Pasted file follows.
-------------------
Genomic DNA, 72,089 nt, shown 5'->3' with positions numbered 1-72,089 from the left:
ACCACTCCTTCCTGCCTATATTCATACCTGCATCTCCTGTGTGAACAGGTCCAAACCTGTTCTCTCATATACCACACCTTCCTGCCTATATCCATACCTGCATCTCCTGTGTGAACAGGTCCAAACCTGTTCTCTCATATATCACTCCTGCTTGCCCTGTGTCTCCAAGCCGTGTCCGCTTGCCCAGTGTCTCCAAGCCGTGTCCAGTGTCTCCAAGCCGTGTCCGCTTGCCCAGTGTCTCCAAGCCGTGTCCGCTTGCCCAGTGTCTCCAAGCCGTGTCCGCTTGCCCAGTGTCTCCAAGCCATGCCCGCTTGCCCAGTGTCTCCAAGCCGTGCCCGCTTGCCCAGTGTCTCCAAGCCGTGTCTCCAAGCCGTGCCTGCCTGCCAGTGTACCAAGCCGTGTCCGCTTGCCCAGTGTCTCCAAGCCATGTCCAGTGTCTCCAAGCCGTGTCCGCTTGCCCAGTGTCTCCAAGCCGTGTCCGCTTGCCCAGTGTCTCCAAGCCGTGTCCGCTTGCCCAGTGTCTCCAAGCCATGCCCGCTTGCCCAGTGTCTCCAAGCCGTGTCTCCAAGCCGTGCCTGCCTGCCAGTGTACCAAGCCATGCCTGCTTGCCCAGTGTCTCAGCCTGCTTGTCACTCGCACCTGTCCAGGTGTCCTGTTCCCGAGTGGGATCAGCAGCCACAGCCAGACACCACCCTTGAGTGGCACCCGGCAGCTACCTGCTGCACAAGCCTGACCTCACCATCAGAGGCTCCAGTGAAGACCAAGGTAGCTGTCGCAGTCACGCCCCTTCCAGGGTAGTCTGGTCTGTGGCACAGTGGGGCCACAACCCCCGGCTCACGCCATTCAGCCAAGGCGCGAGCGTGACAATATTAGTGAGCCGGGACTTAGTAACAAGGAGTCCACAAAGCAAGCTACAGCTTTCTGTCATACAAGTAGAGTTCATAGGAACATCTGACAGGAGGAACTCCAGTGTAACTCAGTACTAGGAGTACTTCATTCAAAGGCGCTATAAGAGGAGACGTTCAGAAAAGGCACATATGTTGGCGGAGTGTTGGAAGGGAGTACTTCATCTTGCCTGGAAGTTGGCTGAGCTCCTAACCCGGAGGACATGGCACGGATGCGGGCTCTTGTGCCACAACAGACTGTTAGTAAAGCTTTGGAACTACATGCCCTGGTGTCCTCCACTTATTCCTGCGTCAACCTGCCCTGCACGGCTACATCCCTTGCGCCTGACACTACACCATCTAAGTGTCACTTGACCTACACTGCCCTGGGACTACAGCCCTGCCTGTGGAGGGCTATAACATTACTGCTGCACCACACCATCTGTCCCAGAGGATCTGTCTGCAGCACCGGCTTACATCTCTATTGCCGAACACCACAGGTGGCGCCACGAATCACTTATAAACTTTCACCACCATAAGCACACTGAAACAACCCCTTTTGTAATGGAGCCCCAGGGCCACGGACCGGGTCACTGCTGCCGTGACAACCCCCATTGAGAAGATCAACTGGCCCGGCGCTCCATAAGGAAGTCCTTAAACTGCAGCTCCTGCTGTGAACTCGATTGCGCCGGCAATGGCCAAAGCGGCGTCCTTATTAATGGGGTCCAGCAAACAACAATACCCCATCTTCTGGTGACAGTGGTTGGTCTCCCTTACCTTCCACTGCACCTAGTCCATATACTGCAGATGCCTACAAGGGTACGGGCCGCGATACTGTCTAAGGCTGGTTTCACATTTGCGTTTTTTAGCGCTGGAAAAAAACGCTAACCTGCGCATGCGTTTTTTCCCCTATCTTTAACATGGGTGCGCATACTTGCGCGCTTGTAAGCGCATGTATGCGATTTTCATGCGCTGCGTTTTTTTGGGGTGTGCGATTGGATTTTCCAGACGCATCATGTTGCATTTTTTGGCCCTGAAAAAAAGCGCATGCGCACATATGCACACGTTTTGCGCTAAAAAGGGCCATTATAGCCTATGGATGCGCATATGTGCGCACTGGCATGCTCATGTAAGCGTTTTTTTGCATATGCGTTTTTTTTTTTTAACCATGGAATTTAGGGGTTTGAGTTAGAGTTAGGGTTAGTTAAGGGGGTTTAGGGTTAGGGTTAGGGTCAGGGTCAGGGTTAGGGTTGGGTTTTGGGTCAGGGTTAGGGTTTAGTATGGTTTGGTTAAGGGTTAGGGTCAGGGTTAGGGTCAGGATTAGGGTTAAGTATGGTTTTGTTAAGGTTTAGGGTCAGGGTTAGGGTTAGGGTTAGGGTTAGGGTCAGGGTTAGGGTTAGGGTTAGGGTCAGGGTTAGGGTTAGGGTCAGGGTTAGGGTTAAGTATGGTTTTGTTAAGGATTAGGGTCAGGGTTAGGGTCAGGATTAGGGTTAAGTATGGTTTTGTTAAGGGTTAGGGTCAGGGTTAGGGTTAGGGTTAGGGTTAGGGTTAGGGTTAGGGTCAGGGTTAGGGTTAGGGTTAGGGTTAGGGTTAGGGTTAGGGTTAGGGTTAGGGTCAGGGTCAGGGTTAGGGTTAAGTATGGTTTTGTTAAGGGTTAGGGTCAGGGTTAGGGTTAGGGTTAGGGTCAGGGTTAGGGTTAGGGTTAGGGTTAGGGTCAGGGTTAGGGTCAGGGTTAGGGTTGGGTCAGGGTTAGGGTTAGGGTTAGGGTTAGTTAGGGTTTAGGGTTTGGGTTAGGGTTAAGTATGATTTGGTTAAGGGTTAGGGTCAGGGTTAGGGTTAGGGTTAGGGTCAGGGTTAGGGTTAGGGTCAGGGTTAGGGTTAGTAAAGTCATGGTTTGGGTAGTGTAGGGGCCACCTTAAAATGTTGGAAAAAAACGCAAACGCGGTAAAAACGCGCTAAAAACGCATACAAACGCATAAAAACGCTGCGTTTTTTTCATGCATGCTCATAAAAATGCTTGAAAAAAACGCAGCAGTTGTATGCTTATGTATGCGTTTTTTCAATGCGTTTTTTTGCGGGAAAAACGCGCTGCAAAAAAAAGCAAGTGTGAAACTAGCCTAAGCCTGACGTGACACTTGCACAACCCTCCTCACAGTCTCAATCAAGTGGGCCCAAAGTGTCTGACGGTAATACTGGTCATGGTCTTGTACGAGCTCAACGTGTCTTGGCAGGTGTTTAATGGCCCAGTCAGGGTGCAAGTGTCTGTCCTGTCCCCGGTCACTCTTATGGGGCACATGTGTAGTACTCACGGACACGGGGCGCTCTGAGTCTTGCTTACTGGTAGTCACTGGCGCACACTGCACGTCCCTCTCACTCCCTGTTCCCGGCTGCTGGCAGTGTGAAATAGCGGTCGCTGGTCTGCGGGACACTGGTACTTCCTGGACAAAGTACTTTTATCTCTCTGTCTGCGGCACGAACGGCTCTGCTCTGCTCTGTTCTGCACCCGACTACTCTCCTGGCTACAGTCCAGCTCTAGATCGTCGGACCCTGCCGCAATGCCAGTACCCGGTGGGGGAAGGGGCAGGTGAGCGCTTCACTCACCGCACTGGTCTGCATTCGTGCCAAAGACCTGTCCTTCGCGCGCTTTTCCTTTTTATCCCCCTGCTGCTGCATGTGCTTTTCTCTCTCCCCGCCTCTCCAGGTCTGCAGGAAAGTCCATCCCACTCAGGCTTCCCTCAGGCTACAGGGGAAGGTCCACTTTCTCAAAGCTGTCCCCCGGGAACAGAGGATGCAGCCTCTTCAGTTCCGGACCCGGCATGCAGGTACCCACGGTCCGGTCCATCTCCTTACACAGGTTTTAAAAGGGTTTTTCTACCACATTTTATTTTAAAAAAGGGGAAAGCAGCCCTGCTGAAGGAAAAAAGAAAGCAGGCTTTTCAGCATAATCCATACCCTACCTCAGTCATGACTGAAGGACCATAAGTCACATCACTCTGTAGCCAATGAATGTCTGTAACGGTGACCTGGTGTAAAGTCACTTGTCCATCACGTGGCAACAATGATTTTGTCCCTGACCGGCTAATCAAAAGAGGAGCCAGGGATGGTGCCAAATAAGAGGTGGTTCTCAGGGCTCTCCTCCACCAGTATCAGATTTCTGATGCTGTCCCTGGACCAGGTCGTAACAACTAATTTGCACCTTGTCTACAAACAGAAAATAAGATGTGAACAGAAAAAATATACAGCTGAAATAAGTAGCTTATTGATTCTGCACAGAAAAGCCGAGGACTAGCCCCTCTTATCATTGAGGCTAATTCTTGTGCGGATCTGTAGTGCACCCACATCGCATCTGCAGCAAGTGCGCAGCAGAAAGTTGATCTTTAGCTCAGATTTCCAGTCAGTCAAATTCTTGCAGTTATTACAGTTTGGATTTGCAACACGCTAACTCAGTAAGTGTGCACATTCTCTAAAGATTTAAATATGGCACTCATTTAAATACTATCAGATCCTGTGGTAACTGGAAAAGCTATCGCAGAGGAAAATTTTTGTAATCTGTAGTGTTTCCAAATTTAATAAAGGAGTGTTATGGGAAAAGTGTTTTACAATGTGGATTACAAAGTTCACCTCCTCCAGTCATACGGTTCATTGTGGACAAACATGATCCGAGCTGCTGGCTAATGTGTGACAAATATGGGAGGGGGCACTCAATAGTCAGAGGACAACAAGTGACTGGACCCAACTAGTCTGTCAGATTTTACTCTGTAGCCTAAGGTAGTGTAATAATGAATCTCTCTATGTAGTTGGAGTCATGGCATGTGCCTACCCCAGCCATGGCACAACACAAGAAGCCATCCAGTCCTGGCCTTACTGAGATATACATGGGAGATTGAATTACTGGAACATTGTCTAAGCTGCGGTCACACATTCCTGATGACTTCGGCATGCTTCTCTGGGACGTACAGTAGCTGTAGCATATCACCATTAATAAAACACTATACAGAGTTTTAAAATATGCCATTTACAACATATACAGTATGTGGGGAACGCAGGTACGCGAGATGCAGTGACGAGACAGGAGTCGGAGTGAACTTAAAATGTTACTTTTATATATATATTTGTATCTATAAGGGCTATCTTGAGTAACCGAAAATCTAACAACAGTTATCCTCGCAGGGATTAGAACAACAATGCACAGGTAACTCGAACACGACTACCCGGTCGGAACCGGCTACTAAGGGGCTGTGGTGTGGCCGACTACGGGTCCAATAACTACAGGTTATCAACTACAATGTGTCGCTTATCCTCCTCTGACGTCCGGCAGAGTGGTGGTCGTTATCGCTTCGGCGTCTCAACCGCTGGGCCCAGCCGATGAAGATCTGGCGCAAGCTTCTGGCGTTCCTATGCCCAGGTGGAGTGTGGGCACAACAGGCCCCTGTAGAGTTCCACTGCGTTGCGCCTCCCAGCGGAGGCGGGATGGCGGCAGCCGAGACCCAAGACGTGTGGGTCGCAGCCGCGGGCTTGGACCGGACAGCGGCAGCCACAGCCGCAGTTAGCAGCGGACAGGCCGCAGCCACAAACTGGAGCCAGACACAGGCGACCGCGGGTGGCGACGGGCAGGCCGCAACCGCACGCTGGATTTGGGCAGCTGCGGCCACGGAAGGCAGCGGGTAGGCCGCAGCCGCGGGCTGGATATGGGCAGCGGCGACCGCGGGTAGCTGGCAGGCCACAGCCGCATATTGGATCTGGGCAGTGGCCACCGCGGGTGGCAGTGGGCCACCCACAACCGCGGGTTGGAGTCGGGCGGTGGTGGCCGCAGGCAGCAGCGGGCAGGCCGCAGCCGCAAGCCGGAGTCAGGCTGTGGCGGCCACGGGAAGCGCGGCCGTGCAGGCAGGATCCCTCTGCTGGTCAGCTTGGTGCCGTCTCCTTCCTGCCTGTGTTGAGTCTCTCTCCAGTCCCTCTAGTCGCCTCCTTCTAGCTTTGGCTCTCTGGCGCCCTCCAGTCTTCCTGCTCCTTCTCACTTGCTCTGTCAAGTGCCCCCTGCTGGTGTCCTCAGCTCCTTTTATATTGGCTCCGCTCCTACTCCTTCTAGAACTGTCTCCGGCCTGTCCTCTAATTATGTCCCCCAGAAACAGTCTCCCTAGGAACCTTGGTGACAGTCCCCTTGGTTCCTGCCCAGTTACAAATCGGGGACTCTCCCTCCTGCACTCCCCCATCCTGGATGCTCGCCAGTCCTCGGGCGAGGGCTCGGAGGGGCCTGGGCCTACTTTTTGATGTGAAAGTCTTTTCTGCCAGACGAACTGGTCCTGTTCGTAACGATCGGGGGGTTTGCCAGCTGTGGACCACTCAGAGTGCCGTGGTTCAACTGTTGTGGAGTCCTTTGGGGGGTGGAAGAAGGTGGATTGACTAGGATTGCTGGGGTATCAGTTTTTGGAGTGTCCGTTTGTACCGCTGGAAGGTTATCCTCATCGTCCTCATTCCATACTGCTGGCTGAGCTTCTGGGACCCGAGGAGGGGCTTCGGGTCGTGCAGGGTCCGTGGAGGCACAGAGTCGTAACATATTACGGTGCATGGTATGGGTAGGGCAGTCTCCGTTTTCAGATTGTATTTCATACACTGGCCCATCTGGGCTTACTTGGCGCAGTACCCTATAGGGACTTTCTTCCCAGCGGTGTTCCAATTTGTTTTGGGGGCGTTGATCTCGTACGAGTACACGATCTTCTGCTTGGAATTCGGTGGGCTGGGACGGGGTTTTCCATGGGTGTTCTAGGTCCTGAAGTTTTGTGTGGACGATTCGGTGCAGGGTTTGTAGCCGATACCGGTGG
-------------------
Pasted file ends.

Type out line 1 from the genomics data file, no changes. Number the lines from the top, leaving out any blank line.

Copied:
Genomic DNA, 72,089 nt, shown 5'->3' with positions numbered 1-72,089 from the left: